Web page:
In this case, the distance is the Hamming distance.
If P=2, then:
${{D}_{k}}=\sqrt[{}]{\left( {{\left v_{k}^{S}\left( a \right){{v}_{k}}\left( a \right) \right}^{2}}+v_{k}^{S}\left( b \right){{v}_{k}}\left( b \right){{}^{2}} \right)/2}$ (4)
In this case, the distance is the Euclidean distance.
3.1 Normalization of the attributes of multiple constraints
In predictive analysis, different indices may differ in dimensions. To make the analysis results more reliable, all the indices should have uniform metrics. Since the predictive analysis in this research is fuzzy, it is assumed that the value of each attribute in predictive analysis falls into a fuzzy interval, i.e. the initial value of index k corresponding to the predictive analysis target is $v_{k}=\left[v_{k}(a), v_{k}(b)\right]$. Let $u_{k}=\left[u_{k}(a), u_{k}(b)\right]$ be the normalized correlation, and $v_{k}^{\Theta}=\left[v_{k}^{\Theta}(a), v_{k}^{\Theta}(b)\right]$ be the threshold of index k. Then, the normalization of the costbased index k can be described as:
$\left\{ \begin{align} & {{u}_{k}}=\left[ u_{k}^{{}}\left( a \right),u_{k}^{{}}\left( b \right) \right] \\ & u_{k}^{{}}\left( a \right)=\frac{v_{k}^{\Theta }\left( b \right)v_{k}^{{}}\left( b \right)}{v_{k}^{\Theta }\left( b \right)v_{k}^{\Theta }\left( a \right)} \\ & u_{k}^{{}}\left( b \right)=\frac{v_{k}^{\Theta }\left( b \right)v_{k}^{{}}\left( a \right)}{v_{k}^{\Theta }\left( b \right)v_{k}^{\Theta }\left( a \right)} \\\end{align} \right.$ (5)
The normalization of the benefitbased index k can be described as:
$\left\{ \begin{align} & {{u}_{k}}=\left[ u_{k}^{{}}\left( a \right),u_{k}^{{}}\left( b \right) \right] \\ & u_{k}^{{}}\left( a \right)==\frac{v_{k}^{{}}\left( a \right)v_{k}^{\Theta }\left( a \right)}{v_{k}^{\Theta }\left( b \right)v_{k}^{\Theta }\left( a \right)} \\ & u_{k}^{{}}\left( b \right)=\frac{v_{k}^{{}}\left( b \right)v_{k}^{\Theta }\left( a \right)}{v_{k}^{\Theta }\left( b \right)v_{k}^{\Theta }\left( a \right)} \\\end{align} \right.$ (6)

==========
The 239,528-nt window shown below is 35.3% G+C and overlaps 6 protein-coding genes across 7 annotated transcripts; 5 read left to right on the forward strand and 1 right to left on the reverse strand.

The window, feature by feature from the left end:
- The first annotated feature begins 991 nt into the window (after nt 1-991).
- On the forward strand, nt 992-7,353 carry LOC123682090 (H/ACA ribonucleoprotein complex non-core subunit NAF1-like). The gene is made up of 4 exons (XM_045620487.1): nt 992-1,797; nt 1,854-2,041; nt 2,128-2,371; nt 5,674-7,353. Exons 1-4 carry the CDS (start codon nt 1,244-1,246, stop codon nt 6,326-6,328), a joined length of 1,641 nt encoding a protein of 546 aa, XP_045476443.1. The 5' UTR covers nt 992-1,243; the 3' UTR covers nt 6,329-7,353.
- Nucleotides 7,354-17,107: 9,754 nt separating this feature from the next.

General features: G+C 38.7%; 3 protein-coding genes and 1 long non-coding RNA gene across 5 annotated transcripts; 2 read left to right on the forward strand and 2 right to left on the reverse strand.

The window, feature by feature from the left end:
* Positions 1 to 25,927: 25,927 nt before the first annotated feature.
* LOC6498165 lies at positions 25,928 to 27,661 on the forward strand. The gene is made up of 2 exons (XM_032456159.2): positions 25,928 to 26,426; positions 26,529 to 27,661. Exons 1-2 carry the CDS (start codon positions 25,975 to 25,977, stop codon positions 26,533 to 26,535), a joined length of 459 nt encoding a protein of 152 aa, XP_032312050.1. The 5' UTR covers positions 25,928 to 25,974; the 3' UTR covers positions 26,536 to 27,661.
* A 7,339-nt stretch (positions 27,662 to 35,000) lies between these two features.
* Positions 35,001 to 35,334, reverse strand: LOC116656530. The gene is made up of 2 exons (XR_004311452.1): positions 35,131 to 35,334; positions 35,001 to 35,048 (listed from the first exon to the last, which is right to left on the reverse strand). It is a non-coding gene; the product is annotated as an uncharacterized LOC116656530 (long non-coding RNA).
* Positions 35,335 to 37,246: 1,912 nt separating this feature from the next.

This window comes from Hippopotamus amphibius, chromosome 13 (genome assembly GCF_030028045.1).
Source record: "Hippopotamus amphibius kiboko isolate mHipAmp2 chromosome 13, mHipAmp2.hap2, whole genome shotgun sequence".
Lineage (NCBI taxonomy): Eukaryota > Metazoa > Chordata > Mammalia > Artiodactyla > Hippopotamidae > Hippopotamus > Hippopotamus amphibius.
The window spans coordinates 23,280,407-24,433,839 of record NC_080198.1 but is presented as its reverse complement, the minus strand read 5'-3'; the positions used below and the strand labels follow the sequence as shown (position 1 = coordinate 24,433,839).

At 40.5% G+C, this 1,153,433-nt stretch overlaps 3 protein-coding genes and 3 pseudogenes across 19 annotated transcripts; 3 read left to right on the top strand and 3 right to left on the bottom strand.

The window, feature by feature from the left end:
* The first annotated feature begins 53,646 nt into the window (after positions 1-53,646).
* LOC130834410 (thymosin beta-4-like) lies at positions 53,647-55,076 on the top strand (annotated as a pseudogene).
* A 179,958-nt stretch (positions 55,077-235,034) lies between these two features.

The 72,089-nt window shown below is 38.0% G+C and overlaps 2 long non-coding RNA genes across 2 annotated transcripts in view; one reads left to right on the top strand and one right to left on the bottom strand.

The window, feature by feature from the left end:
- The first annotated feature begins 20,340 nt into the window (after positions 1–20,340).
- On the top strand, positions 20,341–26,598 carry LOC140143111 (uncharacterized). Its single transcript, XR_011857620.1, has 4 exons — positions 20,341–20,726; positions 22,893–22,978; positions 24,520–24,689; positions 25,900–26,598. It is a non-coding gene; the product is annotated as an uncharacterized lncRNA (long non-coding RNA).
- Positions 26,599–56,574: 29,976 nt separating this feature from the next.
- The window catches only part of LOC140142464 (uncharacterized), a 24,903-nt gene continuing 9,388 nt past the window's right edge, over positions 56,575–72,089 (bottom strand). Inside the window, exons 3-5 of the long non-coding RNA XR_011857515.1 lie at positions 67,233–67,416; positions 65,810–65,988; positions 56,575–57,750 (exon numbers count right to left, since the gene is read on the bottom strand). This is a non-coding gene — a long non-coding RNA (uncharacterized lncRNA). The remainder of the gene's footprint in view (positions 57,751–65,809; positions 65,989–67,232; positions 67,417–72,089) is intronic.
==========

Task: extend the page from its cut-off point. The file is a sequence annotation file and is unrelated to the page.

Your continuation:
3.2 Weighing of the attributes of multiple constraints
The weights of the attributes of multiple constrains can be determined by various methods, such as the analytic hierarchy process (AHP), entropy weight method, comprehensive evaluation, the NN method and gray correlation method. Considering its simplicity, practicality and result reliability, the AHP was adopted for the weighting of attributes of multiple constraints.
Step 1. Create the attribute set of multiconstrained fuzzy predictive analysis.
Step 2. Perform expert scoring based on a ninepoint scale, producing the judgement matrix A:
$\mathbf{A}={{\left\{ {{a}_{ij}} \right\}}_{nxn}}=\left[ \begin{matrix} {{a}_{11}} & {{a}_{12}} & \cdots & \cdots \\ {{a}_{21}} & {{a}_{22}} & \cdots & \cdots \\ \cdots & \cdots & \cdots & \cdots \\ \cdots & \cdots & \cdots & {{a}_{nn}} \\\end{matrix} \right]$ (7)
Step 3. Normalize the judgement matrix A:
${{\overline{a}}_{j}}=\sum\limits_{i=1}^{n}{\left( {{a}_{ij}}/\sum\limits_{i=1}^{n}{{{a}_{ij}}} \right)}$ (8)
Step 4. Obtain the maximum characteristic root of judgement matrix A:
${{\lambda }_{\max }}=\sum\limits_{j=1}^{n}{\frac{{{\left( AW \right)}_{i}}}{n{{W}_{i}}}}$ (9)
Step 5. Check the consistency of judgement matrix A:
$\left\{ \begin{align} & CI=\frac{{{\lambda }_{\max }}n}{n1} \\ & CR=CI/RI \\\end{align} \right.$ (10)
If $C R \leq 0.1$ , then judgement matrix A has good consistency, and proceed with the next step; Otherwise, reestablish the judgement matrix.
Step 6. Acquire the weights:
${{w}_{j}}={{\overline{a}}_{j}}/\sum\limits_{j=1}^{n}{{{\overline{a}}_{j}}}$ (11)
3.3 Granularity setting for the attributes of multiple constraints
The granularity setting for the attributes of multiple constraints refers to the division of the value interval of the attribute set for multiconstrained fuzzy predictive analysis. The granularity should be properly configured according to the actual condition of the predictive analysis target. If the granularity is too small, the attribute set will be divided into too many items. In extreme cases, each item is a reference object, making it impossible to predict the target. If the granularity is too large, the attribute set will be divided too coarsely. In this case, the range of the reference object is too broad, so is that of the prediction result. Then, it is also impossible to accurately predict the target.